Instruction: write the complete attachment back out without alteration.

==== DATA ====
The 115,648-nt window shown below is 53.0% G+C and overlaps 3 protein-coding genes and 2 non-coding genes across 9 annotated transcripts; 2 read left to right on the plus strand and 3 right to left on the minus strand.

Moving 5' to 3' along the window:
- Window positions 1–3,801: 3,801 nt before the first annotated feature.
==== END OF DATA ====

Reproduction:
The 115,648-nt window shown below is 53.0% G+C and overlaps 3 protein-coding genes and 2 non-coding genes across 9 annotated transcripts; 2 read left to right on the plus strand and 3 right to left on the minus strand.

Moving 5' to 3' along the window:
- Window positions 1–3,801: 3,801 nt before the first annotated feature.